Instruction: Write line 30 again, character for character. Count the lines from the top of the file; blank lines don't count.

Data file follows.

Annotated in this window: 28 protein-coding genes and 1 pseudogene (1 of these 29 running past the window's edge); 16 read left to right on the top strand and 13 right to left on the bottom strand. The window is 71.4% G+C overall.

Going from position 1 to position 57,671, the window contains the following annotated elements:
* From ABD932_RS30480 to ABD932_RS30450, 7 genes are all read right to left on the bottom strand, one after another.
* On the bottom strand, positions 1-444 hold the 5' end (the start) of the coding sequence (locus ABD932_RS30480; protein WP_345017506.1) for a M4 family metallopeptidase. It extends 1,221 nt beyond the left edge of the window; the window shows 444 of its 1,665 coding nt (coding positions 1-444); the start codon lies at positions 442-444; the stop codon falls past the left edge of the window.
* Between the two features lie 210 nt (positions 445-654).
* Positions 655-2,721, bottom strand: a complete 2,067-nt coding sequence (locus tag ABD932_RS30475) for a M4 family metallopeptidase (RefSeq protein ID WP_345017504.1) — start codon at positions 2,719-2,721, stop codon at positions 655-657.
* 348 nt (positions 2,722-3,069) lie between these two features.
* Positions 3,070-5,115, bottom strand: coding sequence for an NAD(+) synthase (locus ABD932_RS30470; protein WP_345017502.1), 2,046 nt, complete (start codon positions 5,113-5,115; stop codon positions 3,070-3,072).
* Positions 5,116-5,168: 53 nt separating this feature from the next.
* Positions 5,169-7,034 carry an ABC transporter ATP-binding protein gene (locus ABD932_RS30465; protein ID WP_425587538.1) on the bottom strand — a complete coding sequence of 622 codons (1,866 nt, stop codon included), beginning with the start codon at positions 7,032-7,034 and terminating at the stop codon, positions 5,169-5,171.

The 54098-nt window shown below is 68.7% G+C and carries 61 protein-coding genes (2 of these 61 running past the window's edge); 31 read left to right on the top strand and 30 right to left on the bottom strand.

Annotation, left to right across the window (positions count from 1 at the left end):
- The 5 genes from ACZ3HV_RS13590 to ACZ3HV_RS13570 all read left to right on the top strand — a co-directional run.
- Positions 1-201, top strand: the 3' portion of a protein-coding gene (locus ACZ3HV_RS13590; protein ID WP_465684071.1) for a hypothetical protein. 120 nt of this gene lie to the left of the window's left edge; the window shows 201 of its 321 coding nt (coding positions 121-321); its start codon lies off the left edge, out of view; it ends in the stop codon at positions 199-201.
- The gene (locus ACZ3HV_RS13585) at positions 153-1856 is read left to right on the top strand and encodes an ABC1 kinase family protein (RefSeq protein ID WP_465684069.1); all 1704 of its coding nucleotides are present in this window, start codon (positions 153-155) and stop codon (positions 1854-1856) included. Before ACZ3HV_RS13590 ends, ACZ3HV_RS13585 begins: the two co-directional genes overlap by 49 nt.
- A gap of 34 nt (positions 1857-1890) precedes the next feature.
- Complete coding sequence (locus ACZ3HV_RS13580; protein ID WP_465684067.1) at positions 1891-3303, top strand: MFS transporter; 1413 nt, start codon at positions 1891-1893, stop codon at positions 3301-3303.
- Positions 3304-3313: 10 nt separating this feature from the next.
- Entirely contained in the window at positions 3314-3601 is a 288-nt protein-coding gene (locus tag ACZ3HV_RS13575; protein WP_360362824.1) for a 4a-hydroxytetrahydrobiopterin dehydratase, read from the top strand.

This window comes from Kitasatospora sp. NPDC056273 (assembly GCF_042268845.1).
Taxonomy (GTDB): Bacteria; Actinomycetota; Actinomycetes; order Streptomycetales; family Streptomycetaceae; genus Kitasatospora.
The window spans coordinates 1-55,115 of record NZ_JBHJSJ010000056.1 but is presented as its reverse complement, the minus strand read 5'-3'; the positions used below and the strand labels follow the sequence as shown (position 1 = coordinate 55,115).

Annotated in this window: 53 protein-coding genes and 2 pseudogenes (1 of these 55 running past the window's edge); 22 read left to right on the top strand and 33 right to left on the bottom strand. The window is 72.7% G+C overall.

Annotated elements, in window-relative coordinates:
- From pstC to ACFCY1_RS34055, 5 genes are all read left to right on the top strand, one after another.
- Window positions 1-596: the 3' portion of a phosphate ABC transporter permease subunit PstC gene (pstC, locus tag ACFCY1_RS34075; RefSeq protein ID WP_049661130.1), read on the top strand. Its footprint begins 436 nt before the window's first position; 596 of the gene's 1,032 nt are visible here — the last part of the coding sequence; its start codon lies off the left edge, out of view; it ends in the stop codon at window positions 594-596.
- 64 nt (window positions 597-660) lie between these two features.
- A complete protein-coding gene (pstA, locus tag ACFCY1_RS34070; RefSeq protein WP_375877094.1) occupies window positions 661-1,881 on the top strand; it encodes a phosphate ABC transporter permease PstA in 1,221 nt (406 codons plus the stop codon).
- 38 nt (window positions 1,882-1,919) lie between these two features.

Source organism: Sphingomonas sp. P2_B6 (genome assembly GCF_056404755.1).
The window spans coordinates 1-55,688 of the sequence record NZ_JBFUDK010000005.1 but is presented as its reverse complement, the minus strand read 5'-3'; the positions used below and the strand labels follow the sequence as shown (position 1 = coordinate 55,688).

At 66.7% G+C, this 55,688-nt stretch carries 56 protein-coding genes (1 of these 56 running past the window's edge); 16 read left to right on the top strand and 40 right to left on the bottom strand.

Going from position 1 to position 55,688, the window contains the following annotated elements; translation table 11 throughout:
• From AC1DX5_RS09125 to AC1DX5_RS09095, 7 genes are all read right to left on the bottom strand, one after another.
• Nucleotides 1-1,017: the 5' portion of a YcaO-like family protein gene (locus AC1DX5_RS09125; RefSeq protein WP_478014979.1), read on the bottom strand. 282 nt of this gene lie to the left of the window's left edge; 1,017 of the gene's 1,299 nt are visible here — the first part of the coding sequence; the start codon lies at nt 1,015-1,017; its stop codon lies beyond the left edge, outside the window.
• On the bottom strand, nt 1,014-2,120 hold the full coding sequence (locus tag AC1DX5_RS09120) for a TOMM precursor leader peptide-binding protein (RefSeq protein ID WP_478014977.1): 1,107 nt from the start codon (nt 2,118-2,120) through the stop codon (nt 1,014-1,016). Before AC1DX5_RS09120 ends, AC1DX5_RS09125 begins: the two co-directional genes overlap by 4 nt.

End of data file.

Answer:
Source organism: Sphingomonas sp. P2_B6 (genome assembly GCF_056404755.1).